Hydrography

The country has fifty-four hydrographic basins, fifty-two of which are small coastal basins that discharge their waters into the Pacific Ocean. The other two are the Amazon basin, which empties into the Atlantic Ocean, and the endorheic basin of Lake Titicaca, both delimited by the Andes mountain range. In the second of these basins, the giant Amazon River is born which, with its 6872 km, is the longest and mightiest river in the world, with 75% of the Peruvian territory, Peru contains 4% of the fresh water of the planet.

Most Peruvian rivers drain from the Andes and to one of the three hydrographic slopes of the country. Those coming from the Andes that flow into the Pacific Ocean are short-haul, torrential and of variable regime according to the intensity of the rains that occur in the mountains. The basins that flow into the Titicaca, to then follow its path in other rivers and empty into an ocean, have characteristics very similar to those of the Pacific slope. This is the highest lake in the world and the second largest in South America.

The rivers of the Atlantic slope are also born in the Andes mountain range, until reaching the Amazon River, which in turn flows into the Atlantic Ocean. They are longer, much more plentiful and their course has a lower slope once they leave the sierra. Peru’s longest rivers are from the Amazon basin: the Ucayali, the Marañón, the Putumayo, the Yavarí, the Huallaga, the Urubamba, the Mantaro and the Amazon.The rivers that flow into Lake Titicaca are usually short and they have great flow.

Weather

Unlike other equatorial countries, Peru does not present an exclusively tropical climate; the influence of the Andes and the Humboldt current grant great climatic diversity to the Peruvian territory. The central and southern coast of the country have a subtropical arid or desert climate, with an average temperature of 18 ° C and annual rainfall of 150 mm, by action of the cold sea of ​​Humboldt. In contrast, the north coast has a tropical arid climate, due to the tropical sea, with an average temperature above 24 ° C and rain during the summer. When there is occurrence of the El Niño phenomenon, the average temperature of all the coast rises (with maximums greater than 30 ° C) and rains increase significantly on the north and central coast. At times, waterspouts are formed in Lake Titicaca, such as occurred in 2016, and in the Andean Altiplano, tornadoes can be registered, such as the one that occurred on May 10, 2018 in La Rinconada, Puno, close to 5000 meters of altitude. height, or those that occurred in Arasi, Puno, with the presence of 2 tornadoes, in 2009. Among other places such as the presence of a small tornado in Ayacucho in 2018. In addition to the presence of whirlpools in dry areas as in parts of The Peruvian coast: On the south coast, strong winds often occur that generate dust and sand clouds, one of the largest as occurred in 2016 that could be seen from space, better known as storms of sand, in the popular jargon.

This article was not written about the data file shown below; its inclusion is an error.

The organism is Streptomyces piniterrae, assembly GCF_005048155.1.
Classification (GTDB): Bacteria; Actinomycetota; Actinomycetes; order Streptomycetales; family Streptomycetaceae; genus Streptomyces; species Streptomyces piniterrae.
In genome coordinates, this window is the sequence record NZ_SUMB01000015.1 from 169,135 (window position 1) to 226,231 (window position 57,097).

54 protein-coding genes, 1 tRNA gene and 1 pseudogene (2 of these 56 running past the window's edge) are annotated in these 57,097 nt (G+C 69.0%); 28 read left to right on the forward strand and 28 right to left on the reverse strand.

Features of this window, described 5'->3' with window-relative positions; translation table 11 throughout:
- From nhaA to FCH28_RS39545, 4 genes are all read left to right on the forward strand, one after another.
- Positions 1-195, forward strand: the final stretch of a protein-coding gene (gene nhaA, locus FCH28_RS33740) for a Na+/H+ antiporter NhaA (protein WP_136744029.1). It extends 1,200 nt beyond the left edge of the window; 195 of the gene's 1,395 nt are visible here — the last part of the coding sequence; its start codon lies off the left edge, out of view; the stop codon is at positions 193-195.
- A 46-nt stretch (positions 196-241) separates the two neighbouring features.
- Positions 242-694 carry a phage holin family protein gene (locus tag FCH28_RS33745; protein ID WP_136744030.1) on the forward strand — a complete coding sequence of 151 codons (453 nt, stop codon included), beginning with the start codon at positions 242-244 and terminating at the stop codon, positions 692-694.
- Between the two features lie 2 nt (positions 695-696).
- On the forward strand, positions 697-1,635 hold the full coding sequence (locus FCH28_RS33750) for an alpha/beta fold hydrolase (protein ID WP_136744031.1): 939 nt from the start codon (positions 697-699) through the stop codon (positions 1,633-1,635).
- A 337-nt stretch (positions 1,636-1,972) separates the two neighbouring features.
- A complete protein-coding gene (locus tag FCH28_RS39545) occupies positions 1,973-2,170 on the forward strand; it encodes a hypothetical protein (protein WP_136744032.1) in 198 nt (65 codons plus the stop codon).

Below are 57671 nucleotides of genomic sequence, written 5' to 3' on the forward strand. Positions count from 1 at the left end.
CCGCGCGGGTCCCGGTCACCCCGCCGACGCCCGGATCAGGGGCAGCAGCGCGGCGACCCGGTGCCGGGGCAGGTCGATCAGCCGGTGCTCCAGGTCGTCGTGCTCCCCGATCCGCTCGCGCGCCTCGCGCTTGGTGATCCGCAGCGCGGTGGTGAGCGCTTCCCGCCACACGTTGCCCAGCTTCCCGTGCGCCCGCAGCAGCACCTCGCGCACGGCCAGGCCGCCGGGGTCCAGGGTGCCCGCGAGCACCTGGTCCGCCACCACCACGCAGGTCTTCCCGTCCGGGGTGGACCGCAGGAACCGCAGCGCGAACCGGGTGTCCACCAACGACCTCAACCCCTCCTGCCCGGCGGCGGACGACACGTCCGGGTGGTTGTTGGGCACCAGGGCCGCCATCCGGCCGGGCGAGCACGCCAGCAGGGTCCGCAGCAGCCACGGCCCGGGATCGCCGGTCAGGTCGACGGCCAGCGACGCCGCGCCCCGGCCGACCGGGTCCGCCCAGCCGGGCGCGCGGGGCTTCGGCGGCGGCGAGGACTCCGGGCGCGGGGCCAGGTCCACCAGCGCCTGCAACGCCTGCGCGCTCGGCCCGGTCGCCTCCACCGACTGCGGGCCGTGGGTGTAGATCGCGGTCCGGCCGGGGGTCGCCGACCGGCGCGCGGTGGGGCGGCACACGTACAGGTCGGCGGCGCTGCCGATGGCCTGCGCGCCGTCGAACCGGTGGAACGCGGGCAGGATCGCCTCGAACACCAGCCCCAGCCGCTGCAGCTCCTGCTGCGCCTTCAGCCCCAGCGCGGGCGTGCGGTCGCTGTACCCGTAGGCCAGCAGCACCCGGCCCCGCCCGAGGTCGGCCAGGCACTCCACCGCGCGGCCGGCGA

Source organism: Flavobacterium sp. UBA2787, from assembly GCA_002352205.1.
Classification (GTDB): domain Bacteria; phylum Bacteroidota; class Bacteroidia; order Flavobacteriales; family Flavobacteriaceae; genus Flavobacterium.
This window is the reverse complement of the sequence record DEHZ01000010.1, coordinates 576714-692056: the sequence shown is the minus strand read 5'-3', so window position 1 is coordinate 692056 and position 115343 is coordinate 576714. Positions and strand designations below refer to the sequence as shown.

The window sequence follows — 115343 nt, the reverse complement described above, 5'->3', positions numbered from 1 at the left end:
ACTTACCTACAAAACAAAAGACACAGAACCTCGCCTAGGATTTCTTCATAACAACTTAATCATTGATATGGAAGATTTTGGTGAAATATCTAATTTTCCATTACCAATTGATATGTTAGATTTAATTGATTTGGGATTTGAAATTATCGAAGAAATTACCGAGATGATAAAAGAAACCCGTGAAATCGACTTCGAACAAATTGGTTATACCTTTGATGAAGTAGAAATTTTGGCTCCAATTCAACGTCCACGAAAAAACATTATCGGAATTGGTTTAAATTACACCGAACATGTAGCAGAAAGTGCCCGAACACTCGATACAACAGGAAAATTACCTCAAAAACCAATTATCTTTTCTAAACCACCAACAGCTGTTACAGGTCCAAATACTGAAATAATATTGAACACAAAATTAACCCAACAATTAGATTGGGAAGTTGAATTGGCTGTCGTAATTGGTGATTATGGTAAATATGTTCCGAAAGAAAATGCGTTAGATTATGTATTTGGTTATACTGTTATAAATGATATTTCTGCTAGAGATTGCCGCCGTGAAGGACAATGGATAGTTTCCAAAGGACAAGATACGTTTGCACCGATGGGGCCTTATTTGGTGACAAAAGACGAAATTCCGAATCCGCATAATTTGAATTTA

In the sierra, the following climates are observed: temperate sub-humid climate, in areas between 1000 and 3000 masl, with temperatures around 20 ° C and rainfall between 500 and 1200 mm per year; cold climate between 3000 and 4000 masl, with average annual temperatures of 12 ° C and frosts during winter; frigid or puna climate, in areas between 4000 and 5000 masl, with an average temperature of 6 ° C and annual rainfall of 700 mm; and snowy or freezing weather in areas above 5000 masl, with temperatures below 0 ° C and snowfall. In the jungle there are two types of climate: very humid semitropical climate in the high jungle, with rainfall greater than 2000 mm per year and average temperatures around 22 ° C; and the humid tropical climate in the low jungle, with rainfall ranging from 2000 mm per year and average temperatures of 27 ° C.